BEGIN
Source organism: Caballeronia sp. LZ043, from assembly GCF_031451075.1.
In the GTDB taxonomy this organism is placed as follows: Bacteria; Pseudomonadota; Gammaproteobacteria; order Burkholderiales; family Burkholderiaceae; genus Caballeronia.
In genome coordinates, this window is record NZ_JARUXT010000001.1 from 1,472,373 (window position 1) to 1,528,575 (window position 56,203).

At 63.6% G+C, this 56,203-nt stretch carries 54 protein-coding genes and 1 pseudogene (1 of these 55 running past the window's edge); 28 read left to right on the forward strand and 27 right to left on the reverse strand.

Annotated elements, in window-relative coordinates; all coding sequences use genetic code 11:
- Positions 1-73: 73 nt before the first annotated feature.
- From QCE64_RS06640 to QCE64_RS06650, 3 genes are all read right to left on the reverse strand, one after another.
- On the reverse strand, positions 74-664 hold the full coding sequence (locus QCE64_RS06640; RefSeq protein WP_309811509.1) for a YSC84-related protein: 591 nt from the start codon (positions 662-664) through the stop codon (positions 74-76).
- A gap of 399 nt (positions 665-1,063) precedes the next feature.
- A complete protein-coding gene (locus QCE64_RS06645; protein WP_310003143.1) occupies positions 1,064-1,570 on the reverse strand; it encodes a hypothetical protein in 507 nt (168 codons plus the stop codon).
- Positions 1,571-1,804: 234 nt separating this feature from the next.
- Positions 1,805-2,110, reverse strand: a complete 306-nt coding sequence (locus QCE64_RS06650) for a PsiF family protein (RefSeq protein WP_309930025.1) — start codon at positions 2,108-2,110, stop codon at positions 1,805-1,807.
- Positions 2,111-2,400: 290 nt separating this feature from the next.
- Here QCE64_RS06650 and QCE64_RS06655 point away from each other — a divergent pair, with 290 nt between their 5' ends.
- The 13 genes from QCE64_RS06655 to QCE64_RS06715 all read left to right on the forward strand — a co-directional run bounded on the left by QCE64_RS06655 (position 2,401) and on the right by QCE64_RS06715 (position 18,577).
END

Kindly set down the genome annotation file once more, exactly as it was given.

Source organism: Caballeronia sp. LZ043, from assembly GCF_031451075.1.
In the GTDB taxonomy this organism is placed as follows: Bacteria; Pseudomonadota; Gammaproteobacteria; order Burkholderiales; family Burkholderiaceae; genus Caballeronia.
In genome coordinates, this window is record NZ_JARUXT010000001.1 from 1,472,373 (window position 1) to 1,528,575 (window position 56,203).

At 63.6% G+C, this 56,203-nt stretch carries 54 protein-coding genes and 1 pseudogene (1 of these 55 running past the window's edge); 28 read left to right on the forward strand and 27 right to left on the reverse strand.

Annotated elements, in window-relative coordinates; all coding sequences use genetic code 11:
- Positions 1-73: 73 nt before the first annotated feature.
- From QCE64_RS06640 to QCE64_RS06650, 3 genes are all read right to left on the reverse strand, one after another.
- On the reverse strand, positions 74-664 hold the full coding sequence (locus QCE64_RS06640; RefSeq protein WP_309811509.1) for a YSC84-related protein: 591 nt from the start codon (positions 662-664) through the stop codon (positions 74-76).
- A gap of 399 nt (positions 665-1,063) precedes the next feature.
- A complete protein-coding gene (locus QCE64_RS06645; protein WP_310003143.1) occupies positions 1,064-1,570 on the reverse strand; it encodes a hypothetical protein in 507 nt (168 codons plus the stop codon).
- Positions 1,571-1,804: 234 nt separating this feature from the next.
- Positions 1,805-2,110, reverse strand: a complete 306-nt coding sequence (locus QCE64_RS06650) for a PsiF family protein (RefSeq protein WP_309930025.1) — start codon at positions 2,108-2,110, stop codon at positions 1,805-1,807.
- Positions 2,111-2,400: 290 nt separating this feature from the next.
- Here QCE64_RS06650 and QCE64_RS06655 point away from each other — a divergent pair, with 290 nt between their 5' ends.
- The 13 genes from QCE64_RS06655 to QCE64_RS06715 all read left to right on the forward strand — a co-directional run bounded on the left by QCE64_RS06655 (position 2,401) and on the right by QCE64_RS06715 (position 18,577).